Anna's hummingbird (Calypte anna) was first described by French naturalist Rene Primevere Lesson in 1829. He named it after Anna Massena, Duchess of Rivoli, a European noblewoman who was a patron of the sciences.

Hummingbirds (members of the family Trochilidae) are New World birds found only in the western hemisphere. Originally, Anna's hummingbird occupied a limited breeding range in northern Baja and southern California, but by the early 20th century it had expanded its realm to northern California. In the mid-1930s with the proliferation of urban and suburban gardens displaying non-native plants that bloomed all year, this species rapidly extended its range northward and to the east. The first sighting of Anna's hummingbird in Washington State was near Seattle in 1964, and the first breeding record was near Tacoma in 1976.

In their book, Birding in the San Juan Islands, Lewis and Sharpe reported the first sightings in the archipelago were in November of 1983 at a feeder on San Juan Island, and on Lopez Island in June 1986. While still not common, the birds were seen occasionally in residential areas like Friday Harbor, Eastsound, and Lopez Village into the 1990s.

I remember many years ago hearing about Anna's hummingbirds sighted in the Roche Harbor area, and five years ago a neighbor confided having Anna's at his feeder on property near the Friday Harbor Marine Labs. In the last two or three years, the reports of Anna's on San Juan Island have increased significantly, and folks from Cattle Point, Kanaka Bay, San Juan Valley, Mitchell Bay, Hillview Terrace, Friday Harbor and points in-between have delighted in hosting this robust humming bird throughout the year. Last summer, Nancy and Lewis Spaulding had the familiar rufous hummingbirds and Anna's hummingbirds on their property at the same time - both breeding. I got my first glimpse of these tiny titans sparring for feeder space and blooming wildflowers in their lush garden last June during the Artists' Studio Tour.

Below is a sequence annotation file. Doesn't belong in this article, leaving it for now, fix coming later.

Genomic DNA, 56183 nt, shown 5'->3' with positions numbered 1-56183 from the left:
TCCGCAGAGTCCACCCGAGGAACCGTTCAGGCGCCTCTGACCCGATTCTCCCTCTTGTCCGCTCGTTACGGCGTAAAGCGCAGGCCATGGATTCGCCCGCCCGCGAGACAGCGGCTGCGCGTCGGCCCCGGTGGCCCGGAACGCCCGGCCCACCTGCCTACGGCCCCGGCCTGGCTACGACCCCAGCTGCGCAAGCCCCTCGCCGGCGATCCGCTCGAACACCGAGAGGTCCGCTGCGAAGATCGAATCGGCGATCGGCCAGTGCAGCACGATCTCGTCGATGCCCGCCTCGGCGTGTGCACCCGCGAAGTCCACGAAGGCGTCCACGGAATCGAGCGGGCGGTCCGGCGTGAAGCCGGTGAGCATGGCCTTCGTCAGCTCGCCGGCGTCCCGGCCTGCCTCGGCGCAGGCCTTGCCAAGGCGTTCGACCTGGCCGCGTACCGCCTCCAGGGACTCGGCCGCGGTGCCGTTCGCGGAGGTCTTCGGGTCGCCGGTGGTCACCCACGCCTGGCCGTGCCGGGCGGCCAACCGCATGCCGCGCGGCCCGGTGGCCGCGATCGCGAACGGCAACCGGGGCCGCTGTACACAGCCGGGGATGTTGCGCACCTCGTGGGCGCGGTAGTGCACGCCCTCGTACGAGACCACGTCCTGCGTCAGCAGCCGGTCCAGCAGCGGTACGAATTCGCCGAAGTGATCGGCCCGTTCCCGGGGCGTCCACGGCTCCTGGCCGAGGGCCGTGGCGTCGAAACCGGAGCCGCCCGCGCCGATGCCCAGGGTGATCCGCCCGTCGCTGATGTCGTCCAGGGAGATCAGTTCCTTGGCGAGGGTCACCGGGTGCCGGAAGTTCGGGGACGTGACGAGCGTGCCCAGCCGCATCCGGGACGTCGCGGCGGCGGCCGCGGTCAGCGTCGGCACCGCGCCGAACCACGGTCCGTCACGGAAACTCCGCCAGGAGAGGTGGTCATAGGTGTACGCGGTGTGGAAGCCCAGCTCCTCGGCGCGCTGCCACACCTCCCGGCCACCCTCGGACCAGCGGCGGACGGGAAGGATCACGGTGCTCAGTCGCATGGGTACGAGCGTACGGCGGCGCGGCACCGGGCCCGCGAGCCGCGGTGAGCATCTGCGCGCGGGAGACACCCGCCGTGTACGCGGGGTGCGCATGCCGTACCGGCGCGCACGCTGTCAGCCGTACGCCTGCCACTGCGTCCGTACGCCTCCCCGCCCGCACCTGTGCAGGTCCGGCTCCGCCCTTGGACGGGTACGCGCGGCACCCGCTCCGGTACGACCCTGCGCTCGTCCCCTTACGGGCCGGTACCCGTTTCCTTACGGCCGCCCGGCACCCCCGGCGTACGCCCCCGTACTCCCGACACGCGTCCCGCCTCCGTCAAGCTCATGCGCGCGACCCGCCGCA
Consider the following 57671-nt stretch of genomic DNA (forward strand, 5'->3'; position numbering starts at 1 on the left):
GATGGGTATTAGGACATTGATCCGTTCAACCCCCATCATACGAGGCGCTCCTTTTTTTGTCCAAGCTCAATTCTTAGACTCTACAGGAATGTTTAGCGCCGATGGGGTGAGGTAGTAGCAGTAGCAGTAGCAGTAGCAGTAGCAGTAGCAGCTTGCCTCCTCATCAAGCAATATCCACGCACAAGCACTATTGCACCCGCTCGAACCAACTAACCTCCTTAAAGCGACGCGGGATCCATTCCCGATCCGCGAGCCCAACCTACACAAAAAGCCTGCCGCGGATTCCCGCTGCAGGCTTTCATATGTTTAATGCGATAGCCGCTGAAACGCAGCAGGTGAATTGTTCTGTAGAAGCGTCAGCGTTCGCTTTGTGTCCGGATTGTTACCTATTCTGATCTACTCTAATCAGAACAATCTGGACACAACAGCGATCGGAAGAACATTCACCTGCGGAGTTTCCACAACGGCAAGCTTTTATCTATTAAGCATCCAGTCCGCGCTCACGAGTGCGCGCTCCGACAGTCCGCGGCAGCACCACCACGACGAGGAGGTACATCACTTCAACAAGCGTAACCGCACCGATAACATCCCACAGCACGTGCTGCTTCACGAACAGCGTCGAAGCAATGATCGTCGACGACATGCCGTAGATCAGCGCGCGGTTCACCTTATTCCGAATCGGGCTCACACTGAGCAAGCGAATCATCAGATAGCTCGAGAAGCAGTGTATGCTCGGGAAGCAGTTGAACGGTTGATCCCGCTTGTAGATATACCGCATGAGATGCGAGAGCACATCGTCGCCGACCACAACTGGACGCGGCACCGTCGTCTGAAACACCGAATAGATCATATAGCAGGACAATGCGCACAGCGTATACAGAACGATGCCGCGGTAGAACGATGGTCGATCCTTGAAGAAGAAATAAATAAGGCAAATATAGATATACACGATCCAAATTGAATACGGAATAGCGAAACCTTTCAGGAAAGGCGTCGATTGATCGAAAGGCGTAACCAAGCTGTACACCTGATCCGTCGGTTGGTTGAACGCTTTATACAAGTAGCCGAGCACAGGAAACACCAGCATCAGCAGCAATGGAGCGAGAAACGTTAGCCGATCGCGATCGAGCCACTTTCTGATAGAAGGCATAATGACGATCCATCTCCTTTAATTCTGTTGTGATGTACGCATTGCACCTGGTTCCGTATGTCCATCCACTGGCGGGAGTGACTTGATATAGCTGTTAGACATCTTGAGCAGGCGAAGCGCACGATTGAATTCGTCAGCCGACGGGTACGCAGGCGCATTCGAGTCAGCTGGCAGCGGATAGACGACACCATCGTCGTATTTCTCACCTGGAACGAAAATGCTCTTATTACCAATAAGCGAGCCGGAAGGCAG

I wondered what made it possible for Anna to overwinter in the sometimes-harsh climate of northwest Washington when rufous hummingbirds leave by late July or early August following late-blooming wildflowers to southern climes.

I found several explanations in the literature: (1) they have a slightly larger body mass than the rufous, calliope, and black-chinned hummingbirds that reside in Washington state in the spring and summer; (2) Anna's regulate their daily energy budget less by nocturnal torpor than by daily gain in energy stores increasing its body mass by over 16% during the course of the day*; and (3) a larger portion of their diet appears to include spiders and other insects that metabolize as a slower rate, thus giving them increased energy stores to get through the cold nights. They also harvest sap from sapsucker wells in trees.

This species appears ideally adapted to continue to expand its range into areas where it was once unknown. From Baja to British Columbia, Arizona, Texas, and Wisconsin, Anna is becoming a common bird throughout the West and beyond. While its natural habitat preference is chaparral, steppe-shrub, open woodlands, and riparian woodlands, Anna also is taking advantage of the proliferation of hummingbird feeders everywhere to enhance its survivability in colder climes.